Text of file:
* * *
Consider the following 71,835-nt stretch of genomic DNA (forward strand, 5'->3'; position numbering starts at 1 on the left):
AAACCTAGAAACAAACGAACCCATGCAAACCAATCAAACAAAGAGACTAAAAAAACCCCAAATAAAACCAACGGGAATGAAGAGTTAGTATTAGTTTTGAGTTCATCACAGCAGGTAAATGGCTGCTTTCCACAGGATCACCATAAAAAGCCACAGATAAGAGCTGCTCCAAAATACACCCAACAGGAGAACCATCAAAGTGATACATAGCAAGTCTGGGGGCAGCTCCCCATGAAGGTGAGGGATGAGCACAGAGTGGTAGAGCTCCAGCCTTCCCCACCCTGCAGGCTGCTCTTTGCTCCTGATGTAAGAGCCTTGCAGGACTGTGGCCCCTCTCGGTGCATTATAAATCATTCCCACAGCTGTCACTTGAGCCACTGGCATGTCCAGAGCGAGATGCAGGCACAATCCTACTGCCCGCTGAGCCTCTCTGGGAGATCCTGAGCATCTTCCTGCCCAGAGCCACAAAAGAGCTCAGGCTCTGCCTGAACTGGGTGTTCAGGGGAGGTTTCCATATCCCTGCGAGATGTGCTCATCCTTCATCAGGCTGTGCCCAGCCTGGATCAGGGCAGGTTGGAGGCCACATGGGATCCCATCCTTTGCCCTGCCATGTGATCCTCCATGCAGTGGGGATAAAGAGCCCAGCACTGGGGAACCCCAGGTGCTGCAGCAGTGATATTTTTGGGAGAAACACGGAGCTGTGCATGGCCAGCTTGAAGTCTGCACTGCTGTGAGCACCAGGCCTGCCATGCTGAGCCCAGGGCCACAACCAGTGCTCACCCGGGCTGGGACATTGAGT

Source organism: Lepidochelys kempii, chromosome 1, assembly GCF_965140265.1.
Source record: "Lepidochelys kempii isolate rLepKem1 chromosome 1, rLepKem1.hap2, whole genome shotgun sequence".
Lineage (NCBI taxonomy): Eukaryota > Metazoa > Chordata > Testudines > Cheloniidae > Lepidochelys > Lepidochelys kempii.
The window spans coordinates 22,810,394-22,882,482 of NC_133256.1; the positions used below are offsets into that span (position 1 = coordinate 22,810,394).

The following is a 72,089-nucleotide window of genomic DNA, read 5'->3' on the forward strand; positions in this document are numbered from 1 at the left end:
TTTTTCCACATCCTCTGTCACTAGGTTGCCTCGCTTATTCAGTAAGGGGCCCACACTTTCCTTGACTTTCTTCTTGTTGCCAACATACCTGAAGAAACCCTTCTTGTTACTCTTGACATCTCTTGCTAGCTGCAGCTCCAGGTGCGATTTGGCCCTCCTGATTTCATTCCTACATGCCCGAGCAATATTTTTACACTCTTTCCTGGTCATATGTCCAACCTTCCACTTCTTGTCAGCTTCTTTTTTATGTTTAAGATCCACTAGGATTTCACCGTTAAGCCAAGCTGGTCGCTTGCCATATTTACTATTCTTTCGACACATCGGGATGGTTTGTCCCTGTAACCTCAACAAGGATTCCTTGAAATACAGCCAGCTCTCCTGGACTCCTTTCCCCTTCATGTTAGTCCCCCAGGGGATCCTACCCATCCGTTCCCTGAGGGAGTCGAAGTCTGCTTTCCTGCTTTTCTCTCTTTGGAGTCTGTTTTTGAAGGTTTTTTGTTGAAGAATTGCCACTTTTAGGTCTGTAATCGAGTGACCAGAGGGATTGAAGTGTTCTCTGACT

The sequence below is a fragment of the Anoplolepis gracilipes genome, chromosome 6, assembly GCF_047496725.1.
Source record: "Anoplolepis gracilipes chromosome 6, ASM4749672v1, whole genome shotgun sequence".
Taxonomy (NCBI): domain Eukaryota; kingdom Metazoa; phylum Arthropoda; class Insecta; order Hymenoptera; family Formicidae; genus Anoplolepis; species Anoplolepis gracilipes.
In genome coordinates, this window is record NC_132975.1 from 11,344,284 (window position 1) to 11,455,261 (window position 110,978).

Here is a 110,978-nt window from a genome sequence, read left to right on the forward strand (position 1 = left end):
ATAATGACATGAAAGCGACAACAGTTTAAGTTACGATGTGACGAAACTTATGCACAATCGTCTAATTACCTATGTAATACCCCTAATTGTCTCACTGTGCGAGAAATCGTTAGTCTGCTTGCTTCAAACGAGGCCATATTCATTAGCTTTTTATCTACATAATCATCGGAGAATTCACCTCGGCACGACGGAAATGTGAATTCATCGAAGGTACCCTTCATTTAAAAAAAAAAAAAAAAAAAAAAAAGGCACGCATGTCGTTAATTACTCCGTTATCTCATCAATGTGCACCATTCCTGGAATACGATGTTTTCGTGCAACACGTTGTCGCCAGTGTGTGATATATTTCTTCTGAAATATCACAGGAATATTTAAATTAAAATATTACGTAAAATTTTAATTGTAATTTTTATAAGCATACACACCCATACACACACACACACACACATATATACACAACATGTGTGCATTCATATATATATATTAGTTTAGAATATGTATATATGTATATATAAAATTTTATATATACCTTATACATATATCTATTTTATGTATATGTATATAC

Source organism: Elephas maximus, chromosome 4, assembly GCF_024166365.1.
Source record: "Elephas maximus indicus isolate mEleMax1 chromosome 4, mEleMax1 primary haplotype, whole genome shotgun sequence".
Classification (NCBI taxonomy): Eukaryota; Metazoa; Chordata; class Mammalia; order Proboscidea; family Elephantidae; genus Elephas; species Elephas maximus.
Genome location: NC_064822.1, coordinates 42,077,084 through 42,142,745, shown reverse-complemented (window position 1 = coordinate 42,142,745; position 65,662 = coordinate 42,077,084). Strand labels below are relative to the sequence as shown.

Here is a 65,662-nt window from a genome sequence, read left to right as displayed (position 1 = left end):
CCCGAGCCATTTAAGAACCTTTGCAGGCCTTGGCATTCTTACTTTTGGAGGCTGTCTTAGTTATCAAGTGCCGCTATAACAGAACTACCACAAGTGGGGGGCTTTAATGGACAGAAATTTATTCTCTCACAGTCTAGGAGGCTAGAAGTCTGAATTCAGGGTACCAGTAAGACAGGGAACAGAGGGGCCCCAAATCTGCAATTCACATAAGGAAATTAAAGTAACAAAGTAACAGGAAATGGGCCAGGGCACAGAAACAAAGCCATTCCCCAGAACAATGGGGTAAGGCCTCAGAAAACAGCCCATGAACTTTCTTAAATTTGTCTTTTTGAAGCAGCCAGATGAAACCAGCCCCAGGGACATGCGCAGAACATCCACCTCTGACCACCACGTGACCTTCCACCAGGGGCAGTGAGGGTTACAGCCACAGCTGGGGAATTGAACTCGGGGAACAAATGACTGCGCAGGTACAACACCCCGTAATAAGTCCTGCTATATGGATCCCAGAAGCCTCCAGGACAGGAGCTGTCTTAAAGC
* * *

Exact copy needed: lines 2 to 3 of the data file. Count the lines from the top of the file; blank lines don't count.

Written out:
AAACCTAGAAACAAACGAACCCATGCAAACCAATCAAACAAAGAGACTAAAAAAACCCCAAATAAAACCAACGGGAATGAAGAGTTAGTATTAGTTTTGAGTTCATCACAGCAGGTAAATGGCTGCTTTCCACAGGATCACCATAAAAAGCCACAGATAAGAGCTGCTCCAAAATACACCCAACAGGAGAACCATCAAAGTGATACATAGCAAGTCTGGGGGCAGCTCCCCATGAAGGTGAGGGATGAGCACAGAGTGGTAGAGCTCCAGCCTTCCCCACCCTGCAGGCTGCTCTTTGCTCCTGATGTAAGAGCCTTGCAGGACTGTGGCCCCTCTCGGTGCATTATAAATCATTCCCACAGCTGTCACTTGAGCCACTGGCATGTCCAGAGCGAGATGCAGGCACAATCCTACTGCCCGCTGAGCCTCTCTGGGAGATCCTGAGCATCTTCCTGCCCAGAGCCACAAAAGAGCTCAGGCTCTGCCTGAACTGGGTGTTCAGGGGAGGTTTCCATATCCCTGCGAGATGTGCTCATCCTTCATCAGGCTGTGCCCAGCCTGGATCAGGGCAGGTTGGAGGCCACATGGGATCCCATCCTTTGCCCTGCCATGTGATCCTCCATGCAGTGGGGATAAAGAGCCCAGCACTGGGGAACCCCAGGTGCTGCAGCAGTGATATTTTTGGGAGAAACACGGAGCTGTGCATGGCCAGCTTGAAGTCTGCACTGCTGTGAGCACCAGGCCTGCCATGCTGAGCCCAGGGCCACAACCAGTGCTCACCCGGGCTGGGACATTGAGT

Source organism: Lepidochelys kempii, chromosome 1, assembly GCF_965140265.1.